PNS Daily Newscast - April 8, 2020 

COVID-19 prompts a car insurance break for some drivers. Also, a push for postal banking, and for grocery workers to be treated as first responders.

2020Talks - April 8, 2020 

Wisconsin held its primary yesterday in the midst of the COVID-19 epidemic. But a shortage of poll workers led to just five polling stations in Milwaukee instead of the usual 180.

Conservation Groups Urge More Funding to Fix Wildlife Crisis

The manatee is just one iconic Florida species on the federal endangered species list. (Pixabay)
The manatee is just one iconic Florida species on the federal endangered species list. (Pixabay)
March 30, 2018

TALLAHASSEE, Fla. – Conservationists are sounding the alarm over a new report showing one-third of species in the U.S. are vulnerable to extinction. Groups in Florida say that can change by adequately funding the state's Wildlife Action Plan.

The report shows many wildlife species are in danger of being wiped out if steps aren't taken to conserve and protect their habitat. Manley Fuller, president and CEO of the Florida Wildlife Federation, says state officials have a comprehensive plan to do that – but it's just a plan without any dedicated funding to implement it, and the state's wildlife is under siege from habitat loss, disease and more.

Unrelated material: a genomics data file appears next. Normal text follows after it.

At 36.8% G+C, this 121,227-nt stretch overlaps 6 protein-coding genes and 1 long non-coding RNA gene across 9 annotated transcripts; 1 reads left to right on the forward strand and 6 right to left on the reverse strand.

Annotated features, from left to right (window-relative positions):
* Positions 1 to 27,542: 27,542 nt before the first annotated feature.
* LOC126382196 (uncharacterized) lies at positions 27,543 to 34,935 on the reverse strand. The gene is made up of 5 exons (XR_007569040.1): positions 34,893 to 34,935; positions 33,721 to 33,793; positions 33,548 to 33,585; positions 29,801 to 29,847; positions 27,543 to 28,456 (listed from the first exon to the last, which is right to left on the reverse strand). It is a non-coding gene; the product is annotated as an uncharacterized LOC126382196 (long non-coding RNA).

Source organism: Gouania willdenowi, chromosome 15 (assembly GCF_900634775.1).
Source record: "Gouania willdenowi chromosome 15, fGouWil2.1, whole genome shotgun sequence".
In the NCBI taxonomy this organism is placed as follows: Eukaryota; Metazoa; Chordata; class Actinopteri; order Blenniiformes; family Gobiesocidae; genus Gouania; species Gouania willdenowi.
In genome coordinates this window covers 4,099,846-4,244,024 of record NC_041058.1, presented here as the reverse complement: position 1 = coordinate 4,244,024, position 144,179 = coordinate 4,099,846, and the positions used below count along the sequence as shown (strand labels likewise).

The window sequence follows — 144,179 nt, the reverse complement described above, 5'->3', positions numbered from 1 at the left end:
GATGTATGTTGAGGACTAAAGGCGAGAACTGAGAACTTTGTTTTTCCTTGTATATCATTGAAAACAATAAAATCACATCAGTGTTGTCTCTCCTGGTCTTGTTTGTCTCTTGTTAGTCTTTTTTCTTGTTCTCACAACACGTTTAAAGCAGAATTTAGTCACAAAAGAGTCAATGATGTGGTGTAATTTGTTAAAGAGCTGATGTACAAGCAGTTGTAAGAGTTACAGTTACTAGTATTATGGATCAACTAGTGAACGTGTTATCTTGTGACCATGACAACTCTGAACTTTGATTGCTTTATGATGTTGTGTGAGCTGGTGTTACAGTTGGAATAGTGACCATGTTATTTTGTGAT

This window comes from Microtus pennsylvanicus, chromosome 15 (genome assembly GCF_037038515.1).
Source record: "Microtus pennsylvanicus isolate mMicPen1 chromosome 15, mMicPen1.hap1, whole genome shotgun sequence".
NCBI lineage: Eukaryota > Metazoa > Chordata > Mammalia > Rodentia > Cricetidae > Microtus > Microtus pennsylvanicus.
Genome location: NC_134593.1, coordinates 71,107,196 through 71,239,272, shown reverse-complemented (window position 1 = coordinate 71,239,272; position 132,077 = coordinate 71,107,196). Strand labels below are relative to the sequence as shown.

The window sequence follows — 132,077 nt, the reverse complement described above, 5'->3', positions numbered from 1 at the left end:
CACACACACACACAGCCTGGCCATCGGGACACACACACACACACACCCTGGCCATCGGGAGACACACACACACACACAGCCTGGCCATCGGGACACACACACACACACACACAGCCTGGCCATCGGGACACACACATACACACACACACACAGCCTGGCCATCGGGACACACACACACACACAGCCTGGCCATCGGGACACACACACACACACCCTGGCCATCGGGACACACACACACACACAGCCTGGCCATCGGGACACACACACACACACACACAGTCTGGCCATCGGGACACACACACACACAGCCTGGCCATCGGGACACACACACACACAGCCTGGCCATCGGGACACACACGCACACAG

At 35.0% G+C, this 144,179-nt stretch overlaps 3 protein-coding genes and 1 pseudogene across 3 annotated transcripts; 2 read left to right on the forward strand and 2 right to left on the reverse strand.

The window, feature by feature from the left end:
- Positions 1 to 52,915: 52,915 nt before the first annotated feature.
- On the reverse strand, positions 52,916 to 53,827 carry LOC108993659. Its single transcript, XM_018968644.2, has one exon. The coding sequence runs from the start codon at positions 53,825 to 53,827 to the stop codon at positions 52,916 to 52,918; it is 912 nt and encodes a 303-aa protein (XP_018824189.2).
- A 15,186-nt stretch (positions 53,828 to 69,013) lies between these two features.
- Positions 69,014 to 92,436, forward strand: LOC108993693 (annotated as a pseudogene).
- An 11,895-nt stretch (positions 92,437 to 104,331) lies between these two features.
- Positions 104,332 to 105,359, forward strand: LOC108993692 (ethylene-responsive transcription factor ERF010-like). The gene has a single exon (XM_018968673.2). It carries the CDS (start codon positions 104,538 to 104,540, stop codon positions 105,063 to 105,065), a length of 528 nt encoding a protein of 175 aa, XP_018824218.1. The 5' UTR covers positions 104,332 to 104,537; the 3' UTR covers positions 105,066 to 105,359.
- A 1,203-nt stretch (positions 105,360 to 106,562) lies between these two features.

"They are under a lot of threats and pressures, and you know, one is invasive species – Burmese python in southern Florida, eating its way through the small mammal population – and there are others," says Fuller.

The report says America's wildlife crisis can be reversed, and includes success stories of places that have received adequate funding, from the reintroduction of Canada lynx in Colorado and wood bison in Alaska.

The Florida Fish and Wildlife Conservation Commission lists more than 1,000 wildlife species at risk statewide, including the Florida black bear, the manatee and the Florida mouse.

A resolution by the Florida commission asks the state's congressional delegation to fund conservation programs. Bruce Stein, chief scientist and associate vice-president with the National Wildlife Federation, says preserving species is a more widespread concern than many may think.

"There's in excess of 200,000 different animals, plants and other organisms that have actually been documented by scientists,” he says. “And there's probably even more than that that. The problem is, is that many of them are not doing well."

The report by the National Wildlife Federation, American Fisheries Society and the Wildlife Society says more than 150 U.S. species already have gone extinct. These groups, and the Florida Fish and Wildlife Conservation Commission, have endorsed a bill in Congress. The "Recovering America's Wildlife Act" would increase funding for state-led wildlife conservation efforts.

Trimmel Gomes, Public News Service - FL